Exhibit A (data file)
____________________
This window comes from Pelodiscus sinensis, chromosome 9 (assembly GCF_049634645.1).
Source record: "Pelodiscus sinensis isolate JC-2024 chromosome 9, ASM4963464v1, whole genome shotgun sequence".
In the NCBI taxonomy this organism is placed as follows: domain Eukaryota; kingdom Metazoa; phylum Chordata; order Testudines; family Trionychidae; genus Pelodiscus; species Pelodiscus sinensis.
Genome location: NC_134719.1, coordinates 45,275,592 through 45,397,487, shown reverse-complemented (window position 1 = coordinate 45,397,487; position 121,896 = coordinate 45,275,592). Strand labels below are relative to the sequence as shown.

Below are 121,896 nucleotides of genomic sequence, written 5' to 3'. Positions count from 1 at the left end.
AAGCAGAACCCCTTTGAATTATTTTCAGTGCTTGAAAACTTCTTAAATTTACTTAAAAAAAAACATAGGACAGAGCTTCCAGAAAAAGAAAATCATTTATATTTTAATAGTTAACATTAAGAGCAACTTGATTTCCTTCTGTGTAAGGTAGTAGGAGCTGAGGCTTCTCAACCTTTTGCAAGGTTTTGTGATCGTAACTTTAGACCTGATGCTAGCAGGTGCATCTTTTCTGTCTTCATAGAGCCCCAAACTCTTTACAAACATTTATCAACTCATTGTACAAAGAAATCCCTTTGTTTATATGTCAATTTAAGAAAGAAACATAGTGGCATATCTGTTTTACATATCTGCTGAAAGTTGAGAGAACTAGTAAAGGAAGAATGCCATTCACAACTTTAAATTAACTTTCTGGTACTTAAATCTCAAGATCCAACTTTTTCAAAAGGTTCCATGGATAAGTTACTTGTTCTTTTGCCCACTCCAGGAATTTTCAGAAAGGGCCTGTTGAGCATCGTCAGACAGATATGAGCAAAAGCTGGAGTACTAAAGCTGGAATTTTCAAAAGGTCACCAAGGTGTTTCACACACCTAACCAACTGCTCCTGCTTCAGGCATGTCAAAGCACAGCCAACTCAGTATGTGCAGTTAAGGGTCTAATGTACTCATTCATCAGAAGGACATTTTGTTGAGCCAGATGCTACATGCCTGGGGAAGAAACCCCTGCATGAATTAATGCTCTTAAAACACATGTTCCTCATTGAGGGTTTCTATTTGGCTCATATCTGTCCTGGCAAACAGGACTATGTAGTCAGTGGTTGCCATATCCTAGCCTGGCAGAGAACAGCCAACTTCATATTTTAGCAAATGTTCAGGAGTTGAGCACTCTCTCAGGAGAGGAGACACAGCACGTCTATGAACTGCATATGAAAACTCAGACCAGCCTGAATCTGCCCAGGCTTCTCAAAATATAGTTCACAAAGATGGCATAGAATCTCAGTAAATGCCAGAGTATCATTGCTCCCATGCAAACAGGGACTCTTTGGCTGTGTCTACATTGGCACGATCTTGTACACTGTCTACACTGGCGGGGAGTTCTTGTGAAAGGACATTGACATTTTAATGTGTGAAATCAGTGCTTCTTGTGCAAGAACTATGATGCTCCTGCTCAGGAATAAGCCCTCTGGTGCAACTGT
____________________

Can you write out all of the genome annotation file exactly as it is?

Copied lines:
This window comes from Pelodiscus sinensis, chromosome 9 (assembly GCF_049634645.1).
Source record: "Pelodiscus sinensis isolate JC-2024 chromosome 9, ASM4963464v1, whole genome shotgun sequence".
In the NCBI taxonomy this organism is placed as follows: domain Eukaryota; kingdom Metazoa; phylum Chordata; order Testudines; family Trionychidae; genus Pelodiscus; species Pelodiscus sinensis.
Genome location: NC_134719.1, coordinates 45,275,592 through 45,397,487, shown reverse-complemented (window position 1 = coordinate 45,397,487; position 121,896 = coordinate 45,275,592). Strand labels below are relative to the sequence as shown.

Below are 121,896 nucleotides of genomic sequence, written 5' to 3'. Positions count from 1 at the left end.
AAGCAGAACCCCTTTGAATTATTTTCAGTGCTTGAAAACTTCTTAAATTTACTTAAAAAAAAACATAGGACAGAGCTTCCAGAAAAAGAAAATCATTTATATTTTAATAGTTAACATTAAGAGCAACTTGATTTCCTTCTGTGTAAGGTAGTAGGAGCTGAGGCTTCTCAACCTTTTGCAAGGTTTTGTGATCGTAACTTTAGACCTGATGCTAGCAGGTGCATCTTTTCTGTCTTCATAGAGCCCCAAACTCTTTACAAACATTTATCAACTCATTGTACAAAGAAATCCCTTTGTTTATATGTCAATTTAAGAAAGAAACATAGTGGCATATCTGTTTTACATATCTGCTGAAAGTTGAGAGAACTAGTAAAGGAAGAATGCCATTCACAACTTTAAATTAACTTTCTGGTACTTAAATCTCAAGATCCAACTTTTTCAAAAGGTTCCATGGATAAGTTACTTGTTCTTTTGCCCACTCCAGGAATTTTCAGAAAGGGCCTGTTGAGCATCGTCAGACAGATATGAGCAAAAGCTGGAGTACTAAAGCTGGAATTTTCAAAAGGTCACCAAGGTGTTTCACACACCTAACCAACTGCTCCTGCTTCAGGCATGTCAAAGCACAGCCAACTCAGTATGTGCAGTTAAGGGTCTAATGTACTCATTCATCAGAAGGACATTTTGTTGAGCCAGATGCTACATGCCTGGGGAAGAAACCCCTGCATGAATTAATGCTCTTAAAACACATGTTCCTCATTGAGGGTTTCTATTTGGCTCATATCTGTCCTGGCAAACAGGACTATGTAGTCAGTGGTTGCCATATCCTAGCCTGGCAGAGAACAGCCAACTTCATATTTTAGCAAATGTTCAGGAGTTGAGCACTCTCTCAGGAGAGGAGACACAGCACGTCTATGAACTGCATATGAAAACTCAGACCAGCCTGAATCTGCCCAGGCTTCTCAAAATATAGTTCACAAAGATGGCATAGAATCTCAGTAAATGCCAGAGTATCATTGCTCCCATGCAAACAGGGACTCTTTGGCTGTGTCTACATTGGCACGATCTTGTACACTGTCTACACTGGCGGGGAGTTCTTGTGAAAGGACATTGACATTTTAATGTGTGAAATCAGTGCTTCTTGTGCAAGAACTATGATGCTCCTGCTCAGGAATAAGCCCTCTGGTGCAACTGT